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15.05.2017 | Halya Coynash

Ukrainian student sentenced for ‘propaganda of communism’ on Facebook

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A third-year Lviv university student has become the first Ukrainian to receive a real, though suspended, sentence under a highly controversial ‘decommunization’ law, for photos and other material with communist symbols posted on Facebook.  The conviction is already of concern, with this only compounded by the lack of real clarity as to what the young man posted.

The Lviv Oblast Prosecutor’s Office reported the case on May 10, explaining that it had been run by the investigative department of the regional police, with the indictment under Article 436-1 of Ukraine’s Criminal Code (preparing or circulating communist or Nazi symbols and propaganda of communist and Nazi totalitarian regimes).

A little more detail can be found in the abridged version of the Halytsky District Court in Lviv ruling.  This states that the linguistic assessment concluded that there was “propaganda of elements of communist ideology which constitutes circulation of tendentious information aimed at idealising and popularizing communist ideology, and in the public use of products with symbols of the communist regime, including publications on Vladimir Lenin, a person who held a leading role in the highest bodies of power in the USSR, his philosophical-political quotes, as well as common communist slogans: “Lenin lived, Lenin is alive and will live on”;  “The plan is the law; fulfilment is our duty; over-fulfilment is an honour!”.

The young man opted for admitting the charges and cooperating with the prosecution, and received a two-and-a-half-year restricted liberty suspended sentence, with a probation term of 1 year.  He may well have believed – or been told - that this was the only way of avoiding imprisonment, but it is unfortunate that the indictment was not challenged.  The law was condemned from the outset by human rights groups, and has since been strongly criticized by the Council of Europe’s Venice Commission. 

The Law on the Condemnation of the Communist and National Socialist (Nazi) Regimes and Prohibition of Propaganda of their Symbols [hereafter the Law] is one of four contentious ‘decommunization’ bills adopted in April 2015.  All four were signed into force by President Petro Poroshenko on 15 May 2015, with this presumably serving as the starting point for the criminal charges against a young man in the Lviv oblast.

Poroshenko promised that certain amendments would be made to the laws, however did not mention changes to the proposed sentences of up to 5 years imprisonment for circulation or public use of, for example, a hammer and sickle or for material in print or in the media which denies the overall criminal nature of the entire Soviet period from 1917 to 1991.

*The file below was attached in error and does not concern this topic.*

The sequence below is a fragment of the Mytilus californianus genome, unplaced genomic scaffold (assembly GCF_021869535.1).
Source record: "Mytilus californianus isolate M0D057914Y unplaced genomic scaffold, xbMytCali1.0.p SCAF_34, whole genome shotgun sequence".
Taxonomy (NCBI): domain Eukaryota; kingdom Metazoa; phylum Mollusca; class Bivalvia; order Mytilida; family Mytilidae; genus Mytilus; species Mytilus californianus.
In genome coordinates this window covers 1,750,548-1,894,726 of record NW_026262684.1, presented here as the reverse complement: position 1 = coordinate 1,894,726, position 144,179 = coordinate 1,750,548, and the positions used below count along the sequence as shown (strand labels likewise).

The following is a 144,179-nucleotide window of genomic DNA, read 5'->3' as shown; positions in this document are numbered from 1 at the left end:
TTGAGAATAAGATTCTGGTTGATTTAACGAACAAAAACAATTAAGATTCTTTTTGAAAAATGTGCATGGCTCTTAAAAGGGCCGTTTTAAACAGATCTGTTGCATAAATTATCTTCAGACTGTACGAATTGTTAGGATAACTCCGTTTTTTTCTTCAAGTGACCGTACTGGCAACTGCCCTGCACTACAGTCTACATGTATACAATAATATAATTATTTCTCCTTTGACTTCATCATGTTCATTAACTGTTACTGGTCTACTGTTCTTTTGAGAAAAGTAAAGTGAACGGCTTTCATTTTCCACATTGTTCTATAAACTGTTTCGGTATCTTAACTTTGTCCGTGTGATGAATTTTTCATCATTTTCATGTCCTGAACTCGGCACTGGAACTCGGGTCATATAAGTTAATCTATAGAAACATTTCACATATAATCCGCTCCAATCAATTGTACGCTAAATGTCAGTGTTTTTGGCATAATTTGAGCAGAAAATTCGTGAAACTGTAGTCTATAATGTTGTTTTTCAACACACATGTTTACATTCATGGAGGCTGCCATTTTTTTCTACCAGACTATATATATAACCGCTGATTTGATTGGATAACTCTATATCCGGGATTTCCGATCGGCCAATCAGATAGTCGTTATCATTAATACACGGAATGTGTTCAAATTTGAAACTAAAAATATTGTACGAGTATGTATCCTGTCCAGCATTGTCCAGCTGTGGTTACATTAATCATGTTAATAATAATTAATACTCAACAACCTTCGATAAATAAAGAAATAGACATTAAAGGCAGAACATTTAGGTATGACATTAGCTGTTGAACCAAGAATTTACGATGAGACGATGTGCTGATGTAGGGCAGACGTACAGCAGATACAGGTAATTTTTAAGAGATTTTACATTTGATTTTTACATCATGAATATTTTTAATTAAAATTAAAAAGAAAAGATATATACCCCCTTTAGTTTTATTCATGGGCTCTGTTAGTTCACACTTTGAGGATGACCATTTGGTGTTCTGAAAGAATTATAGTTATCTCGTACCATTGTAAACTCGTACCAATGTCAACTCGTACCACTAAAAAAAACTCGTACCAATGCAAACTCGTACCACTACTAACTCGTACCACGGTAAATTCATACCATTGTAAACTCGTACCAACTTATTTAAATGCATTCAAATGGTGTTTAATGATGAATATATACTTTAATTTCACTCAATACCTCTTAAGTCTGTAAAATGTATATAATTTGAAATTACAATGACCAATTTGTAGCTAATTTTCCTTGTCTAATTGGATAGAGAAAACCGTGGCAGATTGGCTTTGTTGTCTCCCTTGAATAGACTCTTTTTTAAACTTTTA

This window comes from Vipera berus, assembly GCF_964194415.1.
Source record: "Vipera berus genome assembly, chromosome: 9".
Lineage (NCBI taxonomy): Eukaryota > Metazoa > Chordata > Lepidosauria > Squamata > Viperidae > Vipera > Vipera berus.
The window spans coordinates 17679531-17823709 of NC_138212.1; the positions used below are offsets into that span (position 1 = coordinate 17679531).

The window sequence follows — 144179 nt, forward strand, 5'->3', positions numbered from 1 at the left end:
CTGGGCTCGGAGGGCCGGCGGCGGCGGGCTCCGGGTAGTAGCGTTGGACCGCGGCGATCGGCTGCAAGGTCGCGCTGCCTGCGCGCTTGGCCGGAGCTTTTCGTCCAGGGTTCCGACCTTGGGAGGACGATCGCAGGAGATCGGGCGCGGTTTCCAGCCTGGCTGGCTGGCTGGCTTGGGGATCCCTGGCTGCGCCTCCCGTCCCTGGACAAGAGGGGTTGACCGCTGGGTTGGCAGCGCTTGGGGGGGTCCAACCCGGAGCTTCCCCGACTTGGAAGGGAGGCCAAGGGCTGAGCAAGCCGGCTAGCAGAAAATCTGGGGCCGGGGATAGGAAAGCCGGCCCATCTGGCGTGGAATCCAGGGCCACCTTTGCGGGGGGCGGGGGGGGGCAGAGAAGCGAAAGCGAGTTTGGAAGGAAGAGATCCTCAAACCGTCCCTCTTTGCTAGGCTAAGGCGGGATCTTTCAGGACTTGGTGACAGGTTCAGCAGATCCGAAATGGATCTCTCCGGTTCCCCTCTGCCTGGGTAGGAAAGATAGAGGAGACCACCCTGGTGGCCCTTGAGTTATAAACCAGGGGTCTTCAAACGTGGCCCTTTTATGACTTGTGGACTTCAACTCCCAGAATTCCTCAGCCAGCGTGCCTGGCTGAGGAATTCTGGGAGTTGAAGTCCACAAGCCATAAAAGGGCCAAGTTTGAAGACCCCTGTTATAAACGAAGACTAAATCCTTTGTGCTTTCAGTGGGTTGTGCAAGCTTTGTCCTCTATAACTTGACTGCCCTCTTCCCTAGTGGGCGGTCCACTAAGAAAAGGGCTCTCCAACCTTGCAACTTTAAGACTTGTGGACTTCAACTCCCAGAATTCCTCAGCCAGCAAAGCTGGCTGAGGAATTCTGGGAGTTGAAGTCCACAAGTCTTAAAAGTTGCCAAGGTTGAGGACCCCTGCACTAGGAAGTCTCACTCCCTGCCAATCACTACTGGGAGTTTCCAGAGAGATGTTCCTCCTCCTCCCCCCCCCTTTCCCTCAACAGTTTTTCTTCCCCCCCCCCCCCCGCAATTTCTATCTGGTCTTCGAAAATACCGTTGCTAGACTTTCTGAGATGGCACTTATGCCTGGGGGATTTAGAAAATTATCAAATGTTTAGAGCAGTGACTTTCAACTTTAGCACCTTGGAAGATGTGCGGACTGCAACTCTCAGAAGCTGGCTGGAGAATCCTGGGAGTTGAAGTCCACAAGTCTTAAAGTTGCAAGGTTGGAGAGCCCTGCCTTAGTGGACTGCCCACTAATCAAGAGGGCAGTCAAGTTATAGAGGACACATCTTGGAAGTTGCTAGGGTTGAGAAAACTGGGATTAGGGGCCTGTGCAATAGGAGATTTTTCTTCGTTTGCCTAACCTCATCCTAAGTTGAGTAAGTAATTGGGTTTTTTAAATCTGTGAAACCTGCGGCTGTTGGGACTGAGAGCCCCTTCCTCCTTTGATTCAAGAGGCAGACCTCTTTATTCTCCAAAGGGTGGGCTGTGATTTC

The Law was scrutinized by the Council of Europe’s Venice Commission and the OSCE Office for Democratic Institutions and Human Rights (OSCE/ODIHR) on Dec 21, 2016.  The joint interim opinion issued was, as expected, negative.  It found that the Law had serious failings which could infringe people’s right to freedom of expression and of association. 

The constitutional experts were careful to stress that the Law has a legitimate aim, and that Ukraine has the right “to ban or even criminalise the use of certain symbols of and propaganda for totalitarian regimes”.  However, the Law’s scope is much too broad and the sanctions envisaged, which include long terms of imprisonment, too severe. 

The Law prohibits the creation and orders the forced termination of any legal entity propagating communist and / or Nazi regimes, or that uses their symbols. It also criminalizes propaganda of such regimes, with this understood as referring to one of the following:

Public denial “of the criminal nature of the communist totalitarian regime of 1917-1991 in Ukraine” and the Nazi regime;

Circulation of information aimed at justifying the criminal nature; the activities of the Soviet security service, the establishment of Soviet power or the fight against participants in the struggle for Ukraine’s independence in the XX century;

Preparation and / or circulation, as well as the public use of products which contain communist or Nazi symbols.

Criminal liability is envisaged with punishments envisaged of up to 5 years, or even 10 years if the actions are committed by members of the authorities, or repeated, or with the use of the media.

The interim opinion stated that the Law is too broad in scope and introduces excessive sanctions, while its provisions “are not precise enough to enable individuals to regulate their conduct according to the law and to prevent arbitrary interference by public authorities.”  It recommended the use of a less extensive and exhaustive list of symbols; a clear definition of the term ‘propaganda’, and, importantly, stressed that:

"Only those acts that constitute an actual danger to society should entail criminal responsibility, which should be proportionate to the seriousness of the offence committed. A mere display of a symbol or use of a name should not result in imprisonment.”

The law has since been cited as the reason for banning Ukraine’s Communist Party. During Victory Day demonstrations both this year and in 2016, people were detained and / or protocols drawn up merely over the use of communist symbols

A young man in Lviv Oblast now has a criminal record for something which a profoundly flawed law has criminalized.  Given the Venice Commission’s opinion, it seems only a matter of time before the European Court of Human Rights finds that a person’s rights have been violated by the law. 

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